1859 November 22
"Origin of Species" went on sale to the public today at a price of 15 shillings. 1,250 copies were printed, most of which sold the first day. It was an immediate success and Darwin started the same day editing the work for a second edition.

1859 December 9
Darwin returned to Down House from Ilkley Spa.

1859 December 9
John Murray started making arrangements to print a 2nd edition of "Origin of Species", this time 3,000 copies. Also, a German translation was in the works.

1859 late December
Lord Palmerston proposed to Queen Victoria that Charles Darwin should be conferred a knighthood. The proposal was abandoned, however, when Bishop Wilberforce intervened to stop the idea.

1860 January
The repercussions of Origin of Species were mixed. Thomas Huxley and Joseph Hooker thought very highly of it and soon became stronger allies with Darwin. Huxley soon became a ruthless defender of evolution, even going so far as to suggest that mankind was a transmuted ape! Richard Owen was outraged by the Origin. He saw the ideas expressed in the book as being dangerous to society. He also thought the book left too many unanswered questions, and worst of all it leaned natural science away from its respectable position as an investigator of god's creation. Most readers, however, simply did not understand how natural selection worked. They could not see who or what was doing the selecting. Many assumed god was the selector.

1860 April
The term "Darwinism" was coined by Thomas Huxley in the Westminster Journal.

1860 June 30
Professor William Draper of New York University gave a talk at a meeting of the British Association for the Advancement of Science. The meeting took place at Oxford University's Museum Library, and Draper's topic was the influence of Darwinian theory on social progress. Revd. John Stevens Henslow was the presiding president during this meeting. Apparently the talk was only mildly interesting, but most of the 700 to 1,000 people in attendance stayed to the end because they wanted to hear Bishop Wilberforce respond to the talk, and since Huxley was there as well, a lively debate on evolution was sure to follow. After Draper finished his talk, Wilberforce stood and gave his thirty minute rebuttal by way of attacking "Origin of Species" every way he knew how, and by verbally attacking Thomas Huxley. Although Huxley fought back admirably, he was not able to hold the audience. At some time during the debate, an elderly gentleman stood up, holding a bible overhead, and pleaded with the audience to follow god's word. It was Robert FitzRoy! Joseph Hooker, who had reluctantly attended the meeting, eventually stood before the audience and tore into Wilberforce. He accused him of never having read "Origin of Species" and said Wilberforce knew nothing what-so-ever about the botanical sciences. Although it is commonly believed that the debate was only between Wilberforce, Huxley, and Hooker, many other people spoke out in defense of the church or in support of evolution. The debate lasted about four hours, most of which, it seems, consisted of each side attacking the views of the other. There was much commotion in the audience (one lady even fainted!), and in the end both sides claimed they had won the day. Darwin was not able to attend the meeting, as he was quite ill and was at the time taking the water cure at Sudbrook Park in the village of Richmond, in Surrey.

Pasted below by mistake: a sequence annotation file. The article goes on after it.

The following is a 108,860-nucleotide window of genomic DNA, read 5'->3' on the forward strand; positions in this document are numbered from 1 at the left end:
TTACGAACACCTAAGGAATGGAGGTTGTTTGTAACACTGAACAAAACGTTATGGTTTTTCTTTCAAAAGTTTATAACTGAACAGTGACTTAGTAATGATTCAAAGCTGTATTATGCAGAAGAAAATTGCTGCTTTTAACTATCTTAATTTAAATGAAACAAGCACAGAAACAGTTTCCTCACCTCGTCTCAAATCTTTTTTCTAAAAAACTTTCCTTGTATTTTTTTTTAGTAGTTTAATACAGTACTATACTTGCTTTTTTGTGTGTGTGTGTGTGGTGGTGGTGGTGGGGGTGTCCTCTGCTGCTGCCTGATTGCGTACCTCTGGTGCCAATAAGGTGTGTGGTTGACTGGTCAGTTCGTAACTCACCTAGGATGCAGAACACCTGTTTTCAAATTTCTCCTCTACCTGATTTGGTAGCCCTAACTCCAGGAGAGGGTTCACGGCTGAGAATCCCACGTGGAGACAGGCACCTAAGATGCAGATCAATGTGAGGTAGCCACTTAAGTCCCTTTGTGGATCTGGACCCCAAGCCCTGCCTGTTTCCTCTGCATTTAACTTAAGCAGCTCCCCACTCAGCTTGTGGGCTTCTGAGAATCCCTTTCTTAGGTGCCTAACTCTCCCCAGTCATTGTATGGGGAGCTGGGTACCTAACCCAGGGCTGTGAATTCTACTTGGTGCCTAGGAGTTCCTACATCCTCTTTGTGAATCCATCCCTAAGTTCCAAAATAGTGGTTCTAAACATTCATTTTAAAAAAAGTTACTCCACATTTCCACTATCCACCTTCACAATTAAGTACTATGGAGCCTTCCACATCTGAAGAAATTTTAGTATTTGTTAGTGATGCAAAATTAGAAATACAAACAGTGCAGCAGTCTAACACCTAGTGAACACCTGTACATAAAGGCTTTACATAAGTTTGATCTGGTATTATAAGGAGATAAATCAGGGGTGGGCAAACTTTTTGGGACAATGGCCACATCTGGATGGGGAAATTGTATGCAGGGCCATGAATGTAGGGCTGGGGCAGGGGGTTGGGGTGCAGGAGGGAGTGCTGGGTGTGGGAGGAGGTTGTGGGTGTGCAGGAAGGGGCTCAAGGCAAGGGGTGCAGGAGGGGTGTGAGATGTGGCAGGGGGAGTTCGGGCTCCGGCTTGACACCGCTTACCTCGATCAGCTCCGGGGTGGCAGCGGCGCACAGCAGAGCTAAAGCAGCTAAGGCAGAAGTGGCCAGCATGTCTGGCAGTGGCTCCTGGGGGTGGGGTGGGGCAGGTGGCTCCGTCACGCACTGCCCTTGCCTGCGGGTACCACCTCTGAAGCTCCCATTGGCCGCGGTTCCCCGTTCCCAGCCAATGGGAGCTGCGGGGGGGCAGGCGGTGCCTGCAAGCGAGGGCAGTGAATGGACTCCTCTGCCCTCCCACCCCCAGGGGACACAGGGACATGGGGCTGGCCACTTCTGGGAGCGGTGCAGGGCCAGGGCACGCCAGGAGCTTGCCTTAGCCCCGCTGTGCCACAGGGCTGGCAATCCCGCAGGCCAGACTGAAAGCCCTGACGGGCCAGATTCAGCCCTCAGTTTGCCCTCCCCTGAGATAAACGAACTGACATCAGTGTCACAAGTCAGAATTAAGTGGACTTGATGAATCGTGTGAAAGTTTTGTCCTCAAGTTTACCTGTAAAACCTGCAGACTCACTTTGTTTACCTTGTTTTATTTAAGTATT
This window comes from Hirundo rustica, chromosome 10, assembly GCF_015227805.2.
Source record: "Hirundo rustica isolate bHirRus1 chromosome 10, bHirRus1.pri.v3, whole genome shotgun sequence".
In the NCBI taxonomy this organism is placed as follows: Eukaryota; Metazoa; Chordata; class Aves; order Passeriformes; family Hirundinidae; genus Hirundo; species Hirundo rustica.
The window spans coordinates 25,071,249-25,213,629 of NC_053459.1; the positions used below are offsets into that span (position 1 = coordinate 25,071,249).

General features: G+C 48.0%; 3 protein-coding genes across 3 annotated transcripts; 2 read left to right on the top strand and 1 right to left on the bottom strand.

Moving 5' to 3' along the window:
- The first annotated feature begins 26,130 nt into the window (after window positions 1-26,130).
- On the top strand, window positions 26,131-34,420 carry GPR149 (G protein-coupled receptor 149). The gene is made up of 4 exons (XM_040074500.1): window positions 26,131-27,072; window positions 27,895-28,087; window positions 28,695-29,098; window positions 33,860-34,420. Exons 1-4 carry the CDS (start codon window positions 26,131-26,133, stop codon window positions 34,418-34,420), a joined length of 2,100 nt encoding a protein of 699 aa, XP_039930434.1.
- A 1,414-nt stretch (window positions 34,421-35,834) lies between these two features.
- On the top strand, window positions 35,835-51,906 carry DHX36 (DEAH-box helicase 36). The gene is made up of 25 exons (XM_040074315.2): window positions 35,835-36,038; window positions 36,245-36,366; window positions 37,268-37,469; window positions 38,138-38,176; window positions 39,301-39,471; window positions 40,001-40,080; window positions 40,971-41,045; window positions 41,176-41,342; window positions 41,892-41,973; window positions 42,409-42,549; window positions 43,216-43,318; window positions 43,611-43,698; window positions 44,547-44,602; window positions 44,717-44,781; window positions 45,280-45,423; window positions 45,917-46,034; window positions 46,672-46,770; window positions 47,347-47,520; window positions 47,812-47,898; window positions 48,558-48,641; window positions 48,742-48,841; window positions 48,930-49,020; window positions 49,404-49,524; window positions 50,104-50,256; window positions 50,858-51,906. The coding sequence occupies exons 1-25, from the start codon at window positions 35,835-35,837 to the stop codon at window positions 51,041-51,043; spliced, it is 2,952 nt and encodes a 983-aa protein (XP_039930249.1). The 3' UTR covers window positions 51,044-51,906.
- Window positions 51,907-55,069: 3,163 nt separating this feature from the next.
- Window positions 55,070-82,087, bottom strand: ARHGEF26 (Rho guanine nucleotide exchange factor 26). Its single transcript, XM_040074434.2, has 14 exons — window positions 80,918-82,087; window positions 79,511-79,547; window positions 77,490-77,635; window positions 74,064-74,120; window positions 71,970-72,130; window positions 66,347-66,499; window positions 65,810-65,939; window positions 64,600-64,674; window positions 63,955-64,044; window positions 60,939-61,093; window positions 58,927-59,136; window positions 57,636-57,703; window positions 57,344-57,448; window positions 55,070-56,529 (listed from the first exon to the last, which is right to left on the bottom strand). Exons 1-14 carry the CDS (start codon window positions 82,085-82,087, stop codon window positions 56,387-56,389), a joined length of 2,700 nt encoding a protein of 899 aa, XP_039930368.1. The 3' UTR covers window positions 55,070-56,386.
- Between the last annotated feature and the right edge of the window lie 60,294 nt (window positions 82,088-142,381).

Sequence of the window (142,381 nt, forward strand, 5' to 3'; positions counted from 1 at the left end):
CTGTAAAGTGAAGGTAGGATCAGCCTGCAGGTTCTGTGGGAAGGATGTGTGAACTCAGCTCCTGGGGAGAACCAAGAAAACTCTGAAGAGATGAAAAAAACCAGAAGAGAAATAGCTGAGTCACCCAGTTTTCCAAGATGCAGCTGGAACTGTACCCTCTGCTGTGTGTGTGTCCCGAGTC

1861 January
The journal, Natural History Review, was bought by Huxley and other naturalists partial to evolutionary thinking. The journal was used as a voice for Darwin supporters. The first issue had an article by Huxley which described man's relationship to the apes. He sent a complementary copy to Bishop Wilberforce, just for fun. Over the next few months Huxley gave lectures to the poor working classes on the evolution of man from lowly apes. Such sermons appealed to the working class, as the idea of man being a nobel creature made their meager existence seem less harsh. Huxley was also getting into lively arguments with Richard Owen over man's descent from an ape-like ancestor.